Improving the employee experience

Here are some simple ways to improve the employee experience of parenthood.

Where possible, make the experiences inclusive, so parents of both genders feel confident and excited to partake in activities.

Here are some simple and more ambitious ways your business could improve the employee experience of parenthood. Where possible, make the experiences inclusive, so parents of both genders feel confident and excited to partake in activities.

Mentor matching

  • Pair new or expectant mothers with experienced working mums. Mentors can help to support new parents by engaging in candid dialogue about balancing career and family and providing institutional support – ranging from navigating systems and processes to building networks and planning for a successful re-integration.
  • Pair new or expectant fathers with those who have taken paternity leave. Invite them to act as spokespeople or champions for paternity leave, sharing their stories with others.
  • Consider a reverse mentor program to help leaders and senior managers to stay connected to norms and realities within their organisation. Matching senior male managers with expectant and returning mothers could help them to understand diversity issues at a more human level and support female staff to develop quality relationships with senior executives.

Manager toolkits

  • Develop succinct toolkits, discussion guides, conversation check lists and other resources that will help managers to support expectant and returning parents. Consider including information about entitlements under the Fair Work Act (including policies surrounding time off for antenatal care, requests for flexible work, carers leave, keeping in touch days and return to work guarantees.)
  • Particular sensitivity should be exercised for miscarriage and stillbirth. Managers should be supported to have sensitive conversations with employees and understand the breadth of supports available to them.
  • Print ‘quick guides’ and place these around the office or develop short videos that answer common questions or summarise key policy points.
  • Consider developing a dynamic discussion template that will support managers to have meaningful conversations with their employees about where they work, how they work and their ambitions after they have children.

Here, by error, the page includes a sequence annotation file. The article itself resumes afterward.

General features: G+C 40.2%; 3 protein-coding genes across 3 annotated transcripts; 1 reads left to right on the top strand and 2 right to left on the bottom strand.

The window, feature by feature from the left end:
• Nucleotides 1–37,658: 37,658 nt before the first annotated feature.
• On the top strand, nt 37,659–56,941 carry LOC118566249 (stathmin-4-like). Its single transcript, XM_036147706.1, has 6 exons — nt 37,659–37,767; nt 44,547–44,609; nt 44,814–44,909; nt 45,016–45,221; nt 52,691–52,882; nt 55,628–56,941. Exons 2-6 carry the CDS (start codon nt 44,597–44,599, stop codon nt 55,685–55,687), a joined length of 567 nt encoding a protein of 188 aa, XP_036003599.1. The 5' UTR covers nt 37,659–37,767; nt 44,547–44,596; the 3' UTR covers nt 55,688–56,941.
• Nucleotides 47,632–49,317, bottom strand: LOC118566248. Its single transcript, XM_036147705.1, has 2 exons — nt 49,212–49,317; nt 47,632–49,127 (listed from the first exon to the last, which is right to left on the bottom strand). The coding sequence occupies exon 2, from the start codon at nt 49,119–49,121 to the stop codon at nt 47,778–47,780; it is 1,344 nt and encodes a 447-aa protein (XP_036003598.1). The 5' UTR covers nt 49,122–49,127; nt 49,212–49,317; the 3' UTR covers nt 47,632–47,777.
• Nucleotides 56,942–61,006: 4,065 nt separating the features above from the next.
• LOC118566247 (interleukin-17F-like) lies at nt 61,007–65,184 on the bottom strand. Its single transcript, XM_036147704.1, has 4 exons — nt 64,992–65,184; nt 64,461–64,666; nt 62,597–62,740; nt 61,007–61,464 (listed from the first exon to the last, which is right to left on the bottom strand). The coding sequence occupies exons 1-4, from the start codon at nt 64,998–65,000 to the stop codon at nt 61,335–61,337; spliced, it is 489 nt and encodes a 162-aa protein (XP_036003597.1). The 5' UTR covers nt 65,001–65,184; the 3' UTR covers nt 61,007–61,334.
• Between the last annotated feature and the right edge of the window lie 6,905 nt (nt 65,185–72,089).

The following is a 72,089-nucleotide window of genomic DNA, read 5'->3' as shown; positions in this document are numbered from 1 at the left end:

• Offer manager education and training to support parental leave transition and flexible work.

Leveraging online communities

  • Consolidate information about policies, entitlements and support and make information easily available on the intranet or company website. Ensure that the page is user friendly, can be accessed on mobile devices and includes up to date contact details if employees wish to discover more about services. Being transparent, open and honest about company policies and offerings can have the added benefit of attracting talent to your organisation.
  • Set up a group for parents to help them stay in touch, swap childcare tips and even trade children’s clothes and books. If employees don’t have access to IT, a noticeboard in the break room can work just as well.

Employee designed supports

  • Consider inviting recent returners to co-design a ‘what we wish we knew’ pack for new and expectant parents. This could be added to online materials, distributed across the office or shared with managers and leaders to facilitate discussion and help them to support employees.

Staying connected

  • It is good practice to have a meeting with the employee before they go on leave to discuss how often you will keep in touch and the most appropriate channels for doing so. Ensure that you have up to date contact details and (if desired) arrange for employees to have remote access to their emails. Let employees know that they will receive important news about the business, invitations to social events and have the option to dial in to the occasional team meeting if they so desire. This may change following the birth of the baby, so be sure to keep checking in.
  • Under the Fair Work Act, employees on unpaid parental leave are eligible to work up to 10 days during their parental leave. These ‘Keeping in Touch’ days can help to support re-integration back into work. These could include attendance at the annual planning day, training sessions or regular informal catch ups with the manager and team.

Online learning platforms

  • Consider information or training that employees may require upon returning to work and develop tailored training for them upon return. ‘Keeping in Touch’ days can be used to enable ongoing training if desired, to support employees to feel confident on their return.

Parental policies

  • Develop a written lactation policy to support breastfeeding employees and ensure they have access to suitable facilities to express and store breast milk. Having a written policy will ensure that managers, supervisors and HR employees can respond appropriately to requests, and will signal that the company takes requests seriously.
  • If possible, consider topping-up the Government parental leave payments.
  • Continue superannuation contributions during paid and unpaid parental leave.